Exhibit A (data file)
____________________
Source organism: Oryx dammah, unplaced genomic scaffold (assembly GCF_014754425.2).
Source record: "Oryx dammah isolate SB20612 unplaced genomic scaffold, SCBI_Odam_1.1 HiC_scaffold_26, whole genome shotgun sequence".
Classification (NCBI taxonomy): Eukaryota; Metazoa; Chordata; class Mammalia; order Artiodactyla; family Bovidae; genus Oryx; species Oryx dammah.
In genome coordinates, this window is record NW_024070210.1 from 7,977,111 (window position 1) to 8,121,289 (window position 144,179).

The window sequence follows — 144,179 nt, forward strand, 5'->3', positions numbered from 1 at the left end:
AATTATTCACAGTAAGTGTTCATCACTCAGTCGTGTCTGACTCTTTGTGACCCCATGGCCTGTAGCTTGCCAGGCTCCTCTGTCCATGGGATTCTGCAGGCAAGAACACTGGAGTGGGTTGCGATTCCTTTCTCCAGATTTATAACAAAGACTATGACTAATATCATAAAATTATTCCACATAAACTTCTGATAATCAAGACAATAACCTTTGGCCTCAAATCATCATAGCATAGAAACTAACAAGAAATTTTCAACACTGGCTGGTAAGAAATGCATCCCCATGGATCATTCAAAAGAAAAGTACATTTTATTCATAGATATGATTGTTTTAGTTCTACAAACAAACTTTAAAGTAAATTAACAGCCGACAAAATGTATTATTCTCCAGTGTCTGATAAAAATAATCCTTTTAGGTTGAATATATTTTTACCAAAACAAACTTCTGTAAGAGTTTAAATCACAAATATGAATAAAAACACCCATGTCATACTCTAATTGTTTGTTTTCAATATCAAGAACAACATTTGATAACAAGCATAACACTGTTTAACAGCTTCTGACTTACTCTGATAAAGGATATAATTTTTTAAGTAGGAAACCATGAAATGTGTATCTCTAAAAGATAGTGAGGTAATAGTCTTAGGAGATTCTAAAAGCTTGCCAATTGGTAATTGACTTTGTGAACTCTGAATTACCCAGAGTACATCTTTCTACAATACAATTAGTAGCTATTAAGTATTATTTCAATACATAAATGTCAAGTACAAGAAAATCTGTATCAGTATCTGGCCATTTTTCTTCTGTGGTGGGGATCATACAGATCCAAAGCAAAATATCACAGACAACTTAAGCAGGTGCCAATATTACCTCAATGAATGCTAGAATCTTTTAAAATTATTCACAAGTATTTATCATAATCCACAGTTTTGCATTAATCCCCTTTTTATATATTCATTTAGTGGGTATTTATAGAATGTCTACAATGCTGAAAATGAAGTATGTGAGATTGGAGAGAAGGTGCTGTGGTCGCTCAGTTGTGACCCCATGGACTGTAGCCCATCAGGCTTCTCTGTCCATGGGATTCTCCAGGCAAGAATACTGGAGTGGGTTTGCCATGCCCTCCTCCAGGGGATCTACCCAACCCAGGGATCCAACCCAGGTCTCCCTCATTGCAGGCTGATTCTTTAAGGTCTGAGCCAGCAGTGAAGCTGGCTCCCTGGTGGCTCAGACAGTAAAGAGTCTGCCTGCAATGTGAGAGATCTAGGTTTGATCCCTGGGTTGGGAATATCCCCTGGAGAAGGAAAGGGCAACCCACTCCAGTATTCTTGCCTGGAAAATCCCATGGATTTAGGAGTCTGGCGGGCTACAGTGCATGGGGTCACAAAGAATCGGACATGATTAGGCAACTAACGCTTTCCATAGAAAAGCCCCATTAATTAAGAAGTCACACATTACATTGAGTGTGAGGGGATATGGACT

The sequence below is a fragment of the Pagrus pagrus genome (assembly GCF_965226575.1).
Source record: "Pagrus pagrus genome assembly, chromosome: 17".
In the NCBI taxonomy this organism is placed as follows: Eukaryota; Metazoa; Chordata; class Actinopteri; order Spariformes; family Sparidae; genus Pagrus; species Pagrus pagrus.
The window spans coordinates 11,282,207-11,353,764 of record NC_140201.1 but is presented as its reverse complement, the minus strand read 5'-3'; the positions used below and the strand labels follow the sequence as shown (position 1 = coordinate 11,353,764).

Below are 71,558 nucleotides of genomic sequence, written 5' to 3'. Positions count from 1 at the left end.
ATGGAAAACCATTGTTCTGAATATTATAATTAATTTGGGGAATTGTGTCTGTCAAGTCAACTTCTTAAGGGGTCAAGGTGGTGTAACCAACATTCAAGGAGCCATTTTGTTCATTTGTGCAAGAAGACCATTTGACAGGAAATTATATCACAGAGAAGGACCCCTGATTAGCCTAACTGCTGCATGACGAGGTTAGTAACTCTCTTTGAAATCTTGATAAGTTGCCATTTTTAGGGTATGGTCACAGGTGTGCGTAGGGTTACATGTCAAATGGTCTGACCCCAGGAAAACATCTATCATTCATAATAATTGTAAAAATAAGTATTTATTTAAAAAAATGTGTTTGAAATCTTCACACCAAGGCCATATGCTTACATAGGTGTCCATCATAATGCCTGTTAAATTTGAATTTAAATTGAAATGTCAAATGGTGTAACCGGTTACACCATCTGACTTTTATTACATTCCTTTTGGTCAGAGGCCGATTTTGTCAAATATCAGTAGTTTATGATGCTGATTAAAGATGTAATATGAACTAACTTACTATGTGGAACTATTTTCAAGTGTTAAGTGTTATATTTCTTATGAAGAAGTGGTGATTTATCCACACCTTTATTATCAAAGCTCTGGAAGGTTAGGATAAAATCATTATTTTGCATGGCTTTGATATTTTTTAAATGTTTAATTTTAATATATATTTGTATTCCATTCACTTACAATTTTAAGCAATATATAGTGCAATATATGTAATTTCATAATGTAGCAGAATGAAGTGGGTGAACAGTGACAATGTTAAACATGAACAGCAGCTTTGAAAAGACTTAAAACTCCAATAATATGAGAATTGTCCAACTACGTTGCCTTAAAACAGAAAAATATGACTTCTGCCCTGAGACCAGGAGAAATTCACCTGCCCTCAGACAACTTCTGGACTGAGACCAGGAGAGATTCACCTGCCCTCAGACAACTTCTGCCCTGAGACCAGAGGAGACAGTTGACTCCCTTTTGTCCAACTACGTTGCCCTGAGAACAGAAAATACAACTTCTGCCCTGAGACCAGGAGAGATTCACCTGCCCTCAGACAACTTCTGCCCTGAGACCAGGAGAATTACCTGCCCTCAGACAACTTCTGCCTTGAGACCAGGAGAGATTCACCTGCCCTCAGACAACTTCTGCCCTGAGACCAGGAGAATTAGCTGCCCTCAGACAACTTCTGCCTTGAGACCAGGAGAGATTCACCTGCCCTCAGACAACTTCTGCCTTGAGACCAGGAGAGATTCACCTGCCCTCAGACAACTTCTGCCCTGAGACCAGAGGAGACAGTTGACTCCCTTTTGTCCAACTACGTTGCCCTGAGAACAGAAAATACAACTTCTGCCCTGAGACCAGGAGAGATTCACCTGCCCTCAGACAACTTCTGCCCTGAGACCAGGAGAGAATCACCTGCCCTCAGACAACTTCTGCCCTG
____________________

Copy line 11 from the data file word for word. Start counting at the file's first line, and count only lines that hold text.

Below are 71,558 nucleotides of genomic sequence, written 5' to 3'. Positions count from 1 at the left end.